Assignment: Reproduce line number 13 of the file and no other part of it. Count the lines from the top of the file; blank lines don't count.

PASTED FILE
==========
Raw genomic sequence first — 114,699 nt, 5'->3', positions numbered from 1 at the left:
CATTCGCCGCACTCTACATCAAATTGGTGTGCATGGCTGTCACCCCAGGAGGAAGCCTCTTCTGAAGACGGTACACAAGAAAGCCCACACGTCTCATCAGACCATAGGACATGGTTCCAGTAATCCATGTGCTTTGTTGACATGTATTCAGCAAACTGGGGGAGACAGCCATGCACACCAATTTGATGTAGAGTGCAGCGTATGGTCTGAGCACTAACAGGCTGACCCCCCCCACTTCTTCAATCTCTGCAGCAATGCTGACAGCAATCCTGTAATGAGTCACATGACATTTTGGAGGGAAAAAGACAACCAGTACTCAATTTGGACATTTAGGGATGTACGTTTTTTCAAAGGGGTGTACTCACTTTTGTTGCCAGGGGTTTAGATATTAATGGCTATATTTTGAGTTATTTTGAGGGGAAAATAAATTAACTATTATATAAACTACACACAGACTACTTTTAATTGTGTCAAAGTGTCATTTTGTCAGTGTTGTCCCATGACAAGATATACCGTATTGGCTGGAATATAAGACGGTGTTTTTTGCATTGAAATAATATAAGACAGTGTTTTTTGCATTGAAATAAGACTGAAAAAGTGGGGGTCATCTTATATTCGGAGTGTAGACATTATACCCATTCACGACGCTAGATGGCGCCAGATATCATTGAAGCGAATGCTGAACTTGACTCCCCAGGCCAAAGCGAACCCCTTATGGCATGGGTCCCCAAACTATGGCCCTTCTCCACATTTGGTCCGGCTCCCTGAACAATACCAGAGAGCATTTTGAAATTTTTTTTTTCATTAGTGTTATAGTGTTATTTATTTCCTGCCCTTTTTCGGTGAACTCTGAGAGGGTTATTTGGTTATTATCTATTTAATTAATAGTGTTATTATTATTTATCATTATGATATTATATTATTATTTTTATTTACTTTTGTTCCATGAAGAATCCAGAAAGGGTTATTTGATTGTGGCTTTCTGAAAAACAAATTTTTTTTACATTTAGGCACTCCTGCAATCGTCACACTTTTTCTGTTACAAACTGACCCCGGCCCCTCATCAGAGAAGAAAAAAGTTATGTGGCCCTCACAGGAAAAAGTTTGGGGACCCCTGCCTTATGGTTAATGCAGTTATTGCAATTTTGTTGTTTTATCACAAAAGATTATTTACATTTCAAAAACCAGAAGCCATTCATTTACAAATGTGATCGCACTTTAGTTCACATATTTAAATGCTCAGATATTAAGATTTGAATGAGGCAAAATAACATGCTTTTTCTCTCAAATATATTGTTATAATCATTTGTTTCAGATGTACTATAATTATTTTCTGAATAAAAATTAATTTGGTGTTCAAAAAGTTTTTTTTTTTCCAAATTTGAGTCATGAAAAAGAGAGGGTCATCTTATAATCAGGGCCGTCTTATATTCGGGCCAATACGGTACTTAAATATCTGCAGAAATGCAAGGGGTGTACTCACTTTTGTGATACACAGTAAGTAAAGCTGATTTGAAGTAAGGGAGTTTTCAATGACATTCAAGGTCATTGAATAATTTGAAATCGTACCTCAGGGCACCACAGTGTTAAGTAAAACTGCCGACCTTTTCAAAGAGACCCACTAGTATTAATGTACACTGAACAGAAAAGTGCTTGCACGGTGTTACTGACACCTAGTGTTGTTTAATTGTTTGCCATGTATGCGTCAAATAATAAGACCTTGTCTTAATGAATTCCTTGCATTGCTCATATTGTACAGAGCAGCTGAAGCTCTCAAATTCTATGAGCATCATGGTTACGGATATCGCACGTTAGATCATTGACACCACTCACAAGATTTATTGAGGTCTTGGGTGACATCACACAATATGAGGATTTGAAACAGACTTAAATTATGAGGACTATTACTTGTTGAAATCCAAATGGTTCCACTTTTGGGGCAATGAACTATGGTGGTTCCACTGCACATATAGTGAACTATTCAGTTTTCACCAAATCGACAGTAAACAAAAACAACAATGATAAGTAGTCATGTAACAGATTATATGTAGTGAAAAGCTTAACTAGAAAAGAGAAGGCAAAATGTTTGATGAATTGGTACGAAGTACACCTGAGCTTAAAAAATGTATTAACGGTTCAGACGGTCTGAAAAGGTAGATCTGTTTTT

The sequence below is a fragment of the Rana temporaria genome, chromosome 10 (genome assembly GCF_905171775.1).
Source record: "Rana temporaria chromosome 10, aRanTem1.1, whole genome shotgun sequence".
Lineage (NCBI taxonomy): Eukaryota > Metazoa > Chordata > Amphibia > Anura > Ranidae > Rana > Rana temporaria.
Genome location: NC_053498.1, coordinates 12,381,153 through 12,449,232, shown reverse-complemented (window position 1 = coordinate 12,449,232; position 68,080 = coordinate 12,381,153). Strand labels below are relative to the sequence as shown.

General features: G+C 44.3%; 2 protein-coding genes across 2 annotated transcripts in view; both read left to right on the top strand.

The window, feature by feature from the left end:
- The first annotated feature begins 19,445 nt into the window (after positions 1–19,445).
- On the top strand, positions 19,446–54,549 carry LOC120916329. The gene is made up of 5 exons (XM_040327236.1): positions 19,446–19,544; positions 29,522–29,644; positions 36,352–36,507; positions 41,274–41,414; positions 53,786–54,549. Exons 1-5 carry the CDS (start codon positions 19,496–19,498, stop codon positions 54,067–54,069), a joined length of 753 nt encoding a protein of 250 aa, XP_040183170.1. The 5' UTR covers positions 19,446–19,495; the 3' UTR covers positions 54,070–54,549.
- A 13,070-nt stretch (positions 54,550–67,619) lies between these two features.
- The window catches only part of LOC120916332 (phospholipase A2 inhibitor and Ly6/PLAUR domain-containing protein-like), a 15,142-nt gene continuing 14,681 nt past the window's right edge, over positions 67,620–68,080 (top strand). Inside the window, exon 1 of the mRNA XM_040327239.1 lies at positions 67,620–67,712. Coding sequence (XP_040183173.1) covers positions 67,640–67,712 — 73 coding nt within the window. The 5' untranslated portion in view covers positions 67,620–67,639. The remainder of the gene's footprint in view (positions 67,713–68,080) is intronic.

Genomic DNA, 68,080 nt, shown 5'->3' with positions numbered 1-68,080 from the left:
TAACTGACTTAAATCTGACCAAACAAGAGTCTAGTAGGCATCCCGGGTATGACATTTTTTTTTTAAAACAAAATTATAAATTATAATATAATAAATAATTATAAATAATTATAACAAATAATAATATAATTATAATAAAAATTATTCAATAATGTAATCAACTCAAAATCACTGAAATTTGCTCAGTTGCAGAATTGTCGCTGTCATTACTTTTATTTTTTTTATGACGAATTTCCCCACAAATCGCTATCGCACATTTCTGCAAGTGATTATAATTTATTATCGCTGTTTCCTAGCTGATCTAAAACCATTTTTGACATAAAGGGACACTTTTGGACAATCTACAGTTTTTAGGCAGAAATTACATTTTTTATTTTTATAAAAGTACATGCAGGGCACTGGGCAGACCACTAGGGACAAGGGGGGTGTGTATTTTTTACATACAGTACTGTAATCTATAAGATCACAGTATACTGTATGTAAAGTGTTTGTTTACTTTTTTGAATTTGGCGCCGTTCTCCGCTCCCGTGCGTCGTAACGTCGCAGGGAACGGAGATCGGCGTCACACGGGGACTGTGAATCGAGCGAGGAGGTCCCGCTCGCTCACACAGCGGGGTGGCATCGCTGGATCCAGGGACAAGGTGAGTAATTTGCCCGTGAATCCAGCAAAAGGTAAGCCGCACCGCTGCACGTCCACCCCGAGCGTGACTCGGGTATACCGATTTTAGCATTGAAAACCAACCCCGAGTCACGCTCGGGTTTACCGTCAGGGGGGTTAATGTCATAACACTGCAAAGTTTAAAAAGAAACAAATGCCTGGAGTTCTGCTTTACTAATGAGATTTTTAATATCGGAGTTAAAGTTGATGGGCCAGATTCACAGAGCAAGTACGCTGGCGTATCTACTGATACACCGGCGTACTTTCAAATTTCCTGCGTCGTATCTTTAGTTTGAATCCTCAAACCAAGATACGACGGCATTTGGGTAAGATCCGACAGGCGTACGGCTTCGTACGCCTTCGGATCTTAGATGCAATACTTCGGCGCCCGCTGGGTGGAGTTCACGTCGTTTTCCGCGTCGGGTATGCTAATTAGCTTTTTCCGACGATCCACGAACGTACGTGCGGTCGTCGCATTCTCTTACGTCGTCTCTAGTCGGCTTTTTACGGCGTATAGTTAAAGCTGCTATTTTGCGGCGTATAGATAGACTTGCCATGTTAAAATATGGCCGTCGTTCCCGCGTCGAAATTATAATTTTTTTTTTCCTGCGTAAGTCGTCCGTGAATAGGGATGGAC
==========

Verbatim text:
Genomic DNA, 68,080 nt, shown 5'->3' with positions numbered 1-68,080 from the left: